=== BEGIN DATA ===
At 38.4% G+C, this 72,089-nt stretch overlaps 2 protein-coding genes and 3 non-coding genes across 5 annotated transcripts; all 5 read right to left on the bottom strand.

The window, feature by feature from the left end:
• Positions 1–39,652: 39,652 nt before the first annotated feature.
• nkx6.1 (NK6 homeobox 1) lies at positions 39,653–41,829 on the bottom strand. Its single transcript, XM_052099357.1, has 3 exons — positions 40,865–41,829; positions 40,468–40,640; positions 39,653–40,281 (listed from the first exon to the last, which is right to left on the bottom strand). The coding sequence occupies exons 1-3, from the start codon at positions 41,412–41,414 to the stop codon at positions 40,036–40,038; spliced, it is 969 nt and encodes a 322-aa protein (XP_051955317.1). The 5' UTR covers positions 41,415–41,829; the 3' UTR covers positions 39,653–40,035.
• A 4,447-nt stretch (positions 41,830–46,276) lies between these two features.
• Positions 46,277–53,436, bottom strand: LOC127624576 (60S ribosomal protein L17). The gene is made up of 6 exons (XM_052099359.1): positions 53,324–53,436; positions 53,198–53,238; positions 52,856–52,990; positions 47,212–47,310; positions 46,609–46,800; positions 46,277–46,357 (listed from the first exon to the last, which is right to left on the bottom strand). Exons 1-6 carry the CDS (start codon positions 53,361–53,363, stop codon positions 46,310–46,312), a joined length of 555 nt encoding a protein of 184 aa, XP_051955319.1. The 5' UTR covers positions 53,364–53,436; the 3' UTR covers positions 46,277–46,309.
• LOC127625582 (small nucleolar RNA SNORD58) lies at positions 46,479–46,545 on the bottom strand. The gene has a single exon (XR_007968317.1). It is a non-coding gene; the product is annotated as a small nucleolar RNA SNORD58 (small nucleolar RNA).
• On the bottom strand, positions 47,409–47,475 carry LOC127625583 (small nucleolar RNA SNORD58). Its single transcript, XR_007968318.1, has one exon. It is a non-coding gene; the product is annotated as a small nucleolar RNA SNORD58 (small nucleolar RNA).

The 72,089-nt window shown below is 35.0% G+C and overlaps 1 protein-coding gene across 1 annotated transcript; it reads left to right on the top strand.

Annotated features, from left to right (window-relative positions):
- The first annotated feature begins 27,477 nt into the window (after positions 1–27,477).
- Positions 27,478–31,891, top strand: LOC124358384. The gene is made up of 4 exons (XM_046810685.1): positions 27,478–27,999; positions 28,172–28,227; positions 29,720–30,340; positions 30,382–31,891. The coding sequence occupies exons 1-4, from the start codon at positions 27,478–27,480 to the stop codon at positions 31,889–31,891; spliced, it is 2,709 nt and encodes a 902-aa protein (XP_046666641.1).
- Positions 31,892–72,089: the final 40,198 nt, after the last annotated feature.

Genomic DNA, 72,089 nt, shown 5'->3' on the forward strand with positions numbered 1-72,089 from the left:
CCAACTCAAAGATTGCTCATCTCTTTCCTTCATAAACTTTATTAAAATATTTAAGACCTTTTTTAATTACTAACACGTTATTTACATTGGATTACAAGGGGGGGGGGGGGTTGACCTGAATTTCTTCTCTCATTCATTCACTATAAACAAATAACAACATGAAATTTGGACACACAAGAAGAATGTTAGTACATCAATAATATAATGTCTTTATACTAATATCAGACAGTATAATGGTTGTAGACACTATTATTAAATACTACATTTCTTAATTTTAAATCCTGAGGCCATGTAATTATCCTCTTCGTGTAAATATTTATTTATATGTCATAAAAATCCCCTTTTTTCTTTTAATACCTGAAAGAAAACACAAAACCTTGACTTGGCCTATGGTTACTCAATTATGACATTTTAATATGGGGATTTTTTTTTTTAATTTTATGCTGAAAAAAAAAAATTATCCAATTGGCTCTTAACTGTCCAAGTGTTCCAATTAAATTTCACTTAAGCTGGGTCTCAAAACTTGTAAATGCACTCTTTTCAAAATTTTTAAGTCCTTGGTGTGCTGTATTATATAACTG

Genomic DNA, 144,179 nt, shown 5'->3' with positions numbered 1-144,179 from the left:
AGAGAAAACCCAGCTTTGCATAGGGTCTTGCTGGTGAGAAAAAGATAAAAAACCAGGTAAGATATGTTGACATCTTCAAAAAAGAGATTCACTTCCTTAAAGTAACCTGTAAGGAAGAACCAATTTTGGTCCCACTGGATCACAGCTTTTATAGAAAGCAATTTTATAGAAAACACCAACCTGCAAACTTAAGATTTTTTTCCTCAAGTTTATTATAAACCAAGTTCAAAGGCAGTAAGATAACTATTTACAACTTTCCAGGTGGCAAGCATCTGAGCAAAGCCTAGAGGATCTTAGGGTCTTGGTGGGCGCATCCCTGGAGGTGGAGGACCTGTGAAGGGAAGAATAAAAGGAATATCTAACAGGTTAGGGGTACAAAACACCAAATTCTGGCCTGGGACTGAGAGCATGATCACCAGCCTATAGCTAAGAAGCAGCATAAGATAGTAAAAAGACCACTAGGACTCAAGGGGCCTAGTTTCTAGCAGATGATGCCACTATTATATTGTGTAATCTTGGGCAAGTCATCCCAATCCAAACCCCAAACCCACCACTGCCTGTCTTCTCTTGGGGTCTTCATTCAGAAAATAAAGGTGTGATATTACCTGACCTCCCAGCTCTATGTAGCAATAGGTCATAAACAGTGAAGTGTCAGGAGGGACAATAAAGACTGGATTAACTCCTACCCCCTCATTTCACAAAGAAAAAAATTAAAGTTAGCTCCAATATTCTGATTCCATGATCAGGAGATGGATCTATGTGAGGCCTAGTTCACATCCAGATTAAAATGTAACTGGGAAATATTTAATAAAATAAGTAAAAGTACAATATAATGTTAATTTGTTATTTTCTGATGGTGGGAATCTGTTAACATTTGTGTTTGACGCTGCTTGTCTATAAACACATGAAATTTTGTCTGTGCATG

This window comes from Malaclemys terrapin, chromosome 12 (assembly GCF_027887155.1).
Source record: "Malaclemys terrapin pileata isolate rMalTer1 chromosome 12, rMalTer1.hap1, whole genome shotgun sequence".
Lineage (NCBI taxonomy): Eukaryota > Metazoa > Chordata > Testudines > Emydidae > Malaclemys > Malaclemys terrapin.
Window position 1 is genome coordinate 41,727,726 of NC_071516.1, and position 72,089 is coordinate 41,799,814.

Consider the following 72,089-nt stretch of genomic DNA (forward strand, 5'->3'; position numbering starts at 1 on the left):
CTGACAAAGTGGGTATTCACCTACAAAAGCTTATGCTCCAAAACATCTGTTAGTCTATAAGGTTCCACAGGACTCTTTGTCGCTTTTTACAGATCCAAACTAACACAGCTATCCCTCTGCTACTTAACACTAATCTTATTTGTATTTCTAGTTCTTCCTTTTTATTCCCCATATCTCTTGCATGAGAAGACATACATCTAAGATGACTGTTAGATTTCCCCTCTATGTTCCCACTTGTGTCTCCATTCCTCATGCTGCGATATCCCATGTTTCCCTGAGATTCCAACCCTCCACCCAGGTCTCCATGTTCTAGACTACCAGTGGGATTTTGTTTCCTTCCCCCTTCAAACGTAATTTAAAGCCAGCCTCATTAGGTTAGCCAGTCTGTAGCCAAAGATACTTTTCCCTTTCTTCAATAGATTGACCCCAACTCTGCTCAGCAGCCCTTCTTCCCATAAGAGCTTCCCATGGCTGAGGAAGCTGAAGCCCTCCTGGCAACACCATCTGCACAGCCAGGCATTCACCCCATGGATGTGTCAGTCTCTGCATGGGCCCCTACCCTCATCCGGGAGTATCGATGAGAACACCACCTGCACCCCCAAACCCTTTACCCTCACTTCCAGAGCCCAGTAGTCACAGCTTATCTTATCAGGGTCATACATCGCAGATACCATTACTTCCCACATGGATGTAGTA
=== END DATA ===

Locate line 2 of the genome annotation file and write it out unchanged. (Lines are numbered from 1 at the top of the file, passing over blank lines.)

The window, feature by feature from the left end: